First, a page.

Holsteiner

History:

This carefully bred German Warmblood has been refined by the increasing use of the Thoroughbred cross, and is probably the best cross-country prospect. Holsteiners are excellent dressage horses and impressive show jumpers. The origin dates back to the 17th to 19th centuries.

 

Environment:

Cool, Temperate

 

Breeding:

During the 17th century, the Holsteiner was in high demand as a heavy but pleasant looking coach horse. The horses of that time were rendered from a mix of German and Spanish blood; there was also some Oriental influence. In the 19th century the Yorkshire Coach Horse was introduced, after which increased emphasis was placed on producing a riding horse and reliance was placed on Thoroughbred crosses. They are often used under-saddle.

 

Characteristics:

The modern version has correct, straight and rhythmic paces; some knee action is acceptable. The heaviness that was typical of the older Holsteiner has since been bred out. They are intelligent, reliable, and bold jumpers. They stand between 16 and 17 hands. There should be a clean throat with no fleshiness in the jowl. The neck is long and slightly arched. The shoulders are not widely spaced and the withers are relatively high. Breeders pay strong attention to correct legs and good hoof structure. The tail is carried well, but is not set too high. All solid coat colorations are possible.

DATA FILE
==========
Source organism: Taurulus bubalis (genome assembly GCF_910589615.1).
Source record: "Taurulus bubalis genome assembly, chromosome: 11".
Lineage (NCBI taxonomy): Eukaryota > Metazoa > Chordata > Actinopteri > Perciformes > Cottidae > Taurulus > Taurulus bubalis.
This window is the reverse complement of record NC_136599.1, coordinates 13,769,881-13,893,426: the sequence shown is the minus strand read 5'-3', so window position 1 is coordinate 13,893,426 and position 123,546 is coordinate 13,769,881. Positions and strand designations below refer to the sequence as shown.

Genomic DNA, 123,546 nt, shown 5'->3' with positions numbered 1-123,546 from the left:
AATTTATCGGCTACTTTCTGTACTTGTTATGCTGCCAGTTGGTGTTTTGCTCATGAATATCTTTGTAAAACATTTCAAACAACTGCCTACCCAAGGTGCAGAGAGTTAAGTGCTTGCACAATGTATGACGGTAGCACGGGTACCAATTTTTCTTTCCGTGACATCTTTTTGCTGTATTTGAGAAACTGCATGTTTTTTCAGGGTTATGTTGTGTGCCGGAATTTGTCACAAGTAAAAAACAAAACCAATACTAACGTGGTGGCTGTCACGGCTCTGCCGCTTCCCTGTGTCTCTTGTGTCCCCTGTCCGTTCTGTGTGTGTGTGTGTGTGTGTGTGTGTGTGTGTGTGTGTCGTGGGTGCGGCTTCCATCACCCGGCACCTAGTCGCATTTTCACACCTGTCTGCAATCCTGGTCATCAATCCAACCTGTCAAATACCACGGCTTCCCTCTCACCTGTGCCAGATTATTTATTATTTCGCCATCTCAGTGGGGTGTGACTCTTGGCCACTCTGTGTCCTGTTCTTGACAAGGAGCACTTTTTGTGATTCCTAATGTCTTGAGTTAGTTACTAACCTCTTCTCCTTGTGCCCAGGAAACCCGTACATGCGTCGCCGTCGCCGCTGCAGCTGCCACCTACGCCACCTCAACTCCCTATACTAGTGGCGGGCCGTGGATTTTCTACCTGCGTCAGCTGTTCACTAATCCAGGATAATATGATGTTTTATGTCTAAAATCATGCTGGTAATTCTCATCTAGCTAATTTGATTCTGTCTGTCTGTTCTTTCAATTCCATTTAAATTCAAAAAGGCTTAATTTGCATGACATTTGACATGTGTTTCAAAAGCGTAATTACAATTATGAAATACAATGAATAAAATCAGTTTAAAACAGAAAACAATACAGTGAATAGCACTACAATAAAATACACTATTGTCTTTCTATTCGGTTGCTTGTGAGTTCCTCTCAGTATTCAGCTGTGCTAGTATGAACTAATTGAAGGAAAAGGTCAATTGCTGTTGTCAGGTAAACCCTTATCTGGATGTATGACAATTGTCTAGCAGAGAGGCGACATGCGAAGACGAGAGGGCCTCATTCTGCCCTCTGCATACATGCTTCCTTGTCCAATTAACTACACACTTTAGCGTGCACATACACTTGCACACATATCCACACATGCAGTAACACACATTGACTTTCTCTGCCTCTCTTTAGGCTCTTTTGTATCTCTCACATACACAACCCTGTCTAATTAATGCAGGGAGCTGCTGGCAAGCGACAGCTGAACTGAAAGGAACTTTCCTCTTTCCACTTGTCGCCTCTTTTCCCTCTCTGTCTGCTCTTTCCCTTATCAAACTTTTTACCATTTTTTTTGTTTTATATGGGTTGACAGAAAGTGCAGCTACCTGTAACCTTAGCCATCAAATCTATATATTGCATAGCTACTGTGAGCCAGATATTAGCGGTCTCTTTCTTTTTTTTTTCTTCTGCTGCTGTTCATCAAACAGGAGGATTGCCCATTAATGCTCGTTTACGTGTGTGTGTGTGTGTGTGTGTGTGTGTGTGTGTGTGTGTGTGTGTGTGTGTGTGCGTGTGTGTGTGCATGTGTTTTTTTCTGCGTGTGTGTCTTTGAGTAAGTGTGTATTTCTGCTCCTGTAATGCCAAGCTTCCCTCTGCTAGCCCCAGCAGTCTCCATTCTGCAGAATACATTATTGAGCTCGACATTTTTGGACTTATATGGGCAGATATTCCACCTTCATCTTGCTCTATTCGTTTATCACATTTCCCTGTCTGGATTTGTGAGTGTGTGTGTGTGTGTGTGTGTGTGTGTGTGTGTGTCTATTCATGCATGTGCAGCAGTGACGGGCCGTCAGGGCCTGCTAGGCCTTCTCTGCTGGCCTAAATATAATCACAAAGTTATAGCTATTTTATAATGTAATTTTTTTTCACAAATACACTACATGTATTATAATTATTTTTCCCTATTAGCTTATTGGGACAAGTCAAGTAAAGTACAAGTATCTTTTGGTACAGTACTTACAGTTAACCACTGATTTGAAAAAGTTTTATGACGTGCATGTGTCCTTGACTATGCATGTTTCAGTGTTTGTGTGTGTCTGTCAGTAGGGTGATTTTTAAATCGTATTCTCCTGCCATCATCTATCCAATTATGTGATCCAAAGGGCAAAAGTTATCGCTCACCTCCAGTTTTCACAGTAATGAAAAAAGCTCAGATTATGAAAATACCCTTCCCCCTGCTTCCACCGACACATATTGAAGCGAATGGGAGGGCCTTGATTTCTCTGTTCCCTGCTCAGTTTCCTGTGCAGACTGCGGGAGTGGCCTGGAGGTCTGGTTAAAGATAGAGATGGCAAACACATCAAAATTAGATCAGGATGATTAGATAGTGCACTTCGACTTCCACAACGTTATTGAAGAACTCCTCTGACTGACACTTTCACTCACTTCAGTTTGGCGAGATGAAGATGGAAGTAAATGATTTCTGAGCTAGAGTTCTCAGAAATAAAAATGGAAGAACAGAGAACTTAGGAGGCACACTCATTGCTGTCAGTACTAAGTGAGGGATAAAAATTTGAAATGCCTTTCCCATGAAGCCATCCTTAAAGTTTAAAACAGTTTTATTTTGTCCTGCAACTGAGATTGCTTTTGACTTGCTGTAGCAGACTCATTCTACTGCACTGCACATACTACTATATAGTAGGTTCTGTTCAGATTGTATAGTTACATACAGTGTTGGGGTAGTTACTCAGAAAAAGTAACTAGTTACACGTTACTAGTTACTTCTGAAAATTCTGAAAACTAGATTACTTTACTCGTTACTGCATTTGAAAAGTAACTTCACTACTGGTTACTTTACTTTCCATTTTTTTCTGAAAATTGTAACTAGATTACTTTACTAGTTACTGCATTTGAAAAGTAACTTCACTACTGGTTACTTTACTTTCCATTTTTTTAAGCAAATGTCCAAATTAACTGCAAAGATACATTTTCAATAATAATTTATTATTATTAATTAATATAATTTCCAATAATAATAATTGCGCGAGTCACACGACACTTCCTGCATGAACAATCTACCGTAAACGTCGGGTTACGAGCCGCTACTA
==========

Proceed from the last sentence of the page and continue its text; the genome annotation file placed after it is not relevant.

The substance, bone, size and strength came by way of the Yorkshire Coach Horse. Attributes of the Thoroughbred include courage, speed, and improved action.



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